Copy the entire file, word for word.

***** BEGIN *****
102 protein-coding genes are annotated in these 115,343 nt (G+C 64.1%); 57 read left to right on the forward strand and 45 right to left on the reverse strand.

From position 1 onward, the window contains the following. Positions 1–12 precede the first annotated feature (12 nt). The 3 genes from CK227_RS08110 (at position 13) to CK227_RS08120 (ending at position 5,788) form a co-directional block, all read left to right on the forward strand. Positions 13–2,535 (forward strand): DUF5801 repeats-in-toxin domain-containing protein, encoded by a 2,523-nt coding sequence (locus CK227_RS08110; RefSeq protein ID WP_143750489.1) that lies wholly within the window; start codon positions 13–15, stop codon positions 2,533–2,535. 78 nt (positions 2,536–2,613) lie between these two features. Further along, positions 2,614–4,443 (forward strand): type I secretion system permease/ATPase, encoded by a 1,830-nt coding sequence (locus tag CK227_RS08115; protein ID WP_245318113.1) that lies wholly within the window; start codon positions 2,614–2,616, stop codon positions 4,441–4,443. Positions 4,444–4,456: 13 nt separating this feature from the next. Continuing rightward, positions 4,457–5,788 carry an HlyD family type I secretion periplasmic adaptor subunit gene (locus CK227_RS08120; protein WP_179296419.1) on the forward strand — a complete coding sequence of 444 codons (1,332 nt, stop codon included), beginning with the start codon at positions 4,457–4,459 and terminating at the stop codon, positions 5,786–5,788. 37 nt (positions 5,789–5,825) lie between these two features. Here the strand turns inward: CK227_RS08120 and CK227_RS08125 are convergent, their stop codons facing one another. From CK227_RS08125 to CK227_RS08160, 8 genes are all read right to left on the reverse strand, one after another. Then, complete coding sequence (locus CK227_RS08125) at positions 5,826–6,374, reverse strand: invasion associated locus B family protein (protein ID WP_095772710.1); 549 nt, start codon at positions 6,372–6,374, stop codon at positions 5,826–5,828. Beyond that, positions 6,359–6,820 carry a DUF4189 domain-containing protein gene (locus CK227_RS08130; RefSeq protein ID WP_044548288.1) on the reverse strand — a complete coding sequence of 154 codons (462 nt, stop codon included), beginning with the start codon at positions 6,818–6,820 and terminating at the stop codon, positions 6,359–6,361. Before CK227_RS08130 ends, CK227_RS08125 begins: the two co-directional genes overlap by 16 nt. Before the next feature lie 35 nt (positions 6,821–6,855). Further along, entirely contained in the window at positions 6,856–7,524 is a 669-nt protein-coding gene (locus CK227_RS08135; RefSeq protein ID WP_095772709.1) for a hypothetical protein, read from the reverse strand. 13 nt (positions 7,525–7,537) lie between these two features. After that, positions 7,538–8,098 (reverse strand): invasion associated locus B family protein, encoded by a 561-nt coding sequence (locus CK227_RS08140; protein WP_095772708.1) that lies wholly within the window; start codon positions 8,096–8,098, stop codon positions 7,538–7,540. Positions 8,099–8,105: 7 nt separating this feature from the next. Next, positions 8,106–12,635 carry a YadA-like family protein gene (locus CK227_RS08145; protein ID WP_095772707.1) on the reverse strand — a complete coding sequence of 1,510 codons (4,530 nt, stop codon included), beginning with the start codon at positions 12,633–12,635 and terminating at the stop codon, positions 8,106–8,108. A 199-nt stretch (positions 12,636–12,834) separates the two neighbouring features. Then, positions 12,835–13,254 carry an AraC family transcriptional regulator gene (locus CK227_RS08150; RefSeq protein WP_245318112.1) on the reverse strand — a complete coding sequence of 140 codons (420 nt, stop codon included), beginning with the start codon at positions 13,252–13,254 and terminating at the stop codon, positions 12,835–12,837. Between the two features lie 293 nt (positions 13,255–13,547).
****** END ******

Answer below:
102 protein-coding genes are annotated in these 115,343 nt (G+C 64.1%); 57 read left to right on the forward strand and 45 right to left on the reverse strand.

From position 1 onward, the window contains the following. Positions 1–12 precede the first annotated feature (12 nt). The 3 genes from CK227_RS08110 (at position 13) to CK227_RS08120 (ending at position 5,788) form a co-directional block, all read left to right on the forward strand. Positions 13–2,535 (forward strand): DUF5801 repeats-in-toxin domain-containing protein, encoded by a 2,523-nt coding sequence (locus CK227_RS08110; RefSeq protein ID WP_143750489.1) that lies wholly within the window; start codon positions 13–15, stop codon positions 2,533–2,535. 78 nt (positions 2,536–2,613) lie between these two features. Further along, positions 2,614–4,443 (forward strand): type I secretion system permease/ATPase, encoded by a 1,830-nt coding sequence (locus tag CK227_RS08115; protein ID WP_245318113.1) that lies wholly within the window; start codon positions 2,614–2,616, stop codon positions 4,441–4,443. Positions 4,444–4,456: 13 nt separating this feature from the next. Continuing rightward, positions 4,457–5,788 carry an HlyD family type I secretion periplasmic adaptor subunit gene (locus CK227_RS08120; protein WP_179296419.1) on the forward strand — a complete coding sequence of 444 codons (1,332 nt, stop codon included), beginning with the start codon at positions 4,457–4,459 and terminating at the stop codon, positions 5,786–5,788. 37 nt (positions 5,789–5,825) lie between these two features. Here the strand turns inward: CK227_RS08120 and CK227_RS08125 are convergent, their stop codons facing one another. From CK227_RS08125 to CK227_RS08160, 8 genes are all read right to left on the reverse strand, one after another. Then, complete coding sequence (locus CK227_RS08125) at positions 5,826–6,374, reverse strand: invasion associated locus B family protein (protein ID WP_095772710.1); 549 nt, start codon at positions 6,372–6,374, stop codon at positions 5,826–5,828. Beyond that, positions 6,359–6,820 carry a DUF4189 domain-containing protein gene (locus CK227_RS08130; RefSeq protein ID WP_044548288.1) on the reverse strand — a complete coding sequence of 154 codons (462 nt, stop codon included), beginning with the start codon at positions 6,818–6,820 and terminating at the stop codon, positions 6,359–6,361. Before CK227_RS08130 ends, CK227_RS08125 begins: the two co-directional genes overlap by 16 nt. Before the next feature lie 35 nt (positions 6,821–6,855). Further along, entirely contained in the window at positions 6,856–7,524 is a 669-nt protein-coding gene (locus CK227_RS08135; RefSeq protein ID WP_095772709.1) for a hypothetical protein, read from the reverse strand. 13 nt (positions 7,525–7,537) lie between these two features. After that, positions 7,538–8,098 (reverse strand): invasion associated locus B family protein, encoded by a 561-nt coding sequence (locus CK227_RS08140; protein WP_095772708.1) that lies wholly within the window; start codon positions 8,096–8,098, stop codon positions 7,538–7,540. Positions 8,099–8,105: 7 nt separating this feature from the next. Next, positions 8,106–12,635 carry a YadA-like family protein gene (locus CK227_RS08145; protein ID WP_095772707.1) on the reverse strand — a complete coding sequence of 1,510 codons (4,530 nt, stop codon included), beginning with the start codon at positions 12,633–12,635 and terminating at the stop codon, positions 8,106–8,108. A 199-nt stretch (positions 12,636–12,834) separates the two neighbouring features. Then, positions 12,835–13,254 carry an AraC family transcriptional regulator gene (locus CK227_RS08150; RefSeq protein WP_245318112.1) on the reverse strand — a complete coding sequence of 140 codons (420 nt, stop codon included), beginning with the start codon at positions 13,252–13,254 and terminating at the stop codon, positions 12,835–12,837. Between the two features lie 293 nt (positions 13,255–13,547).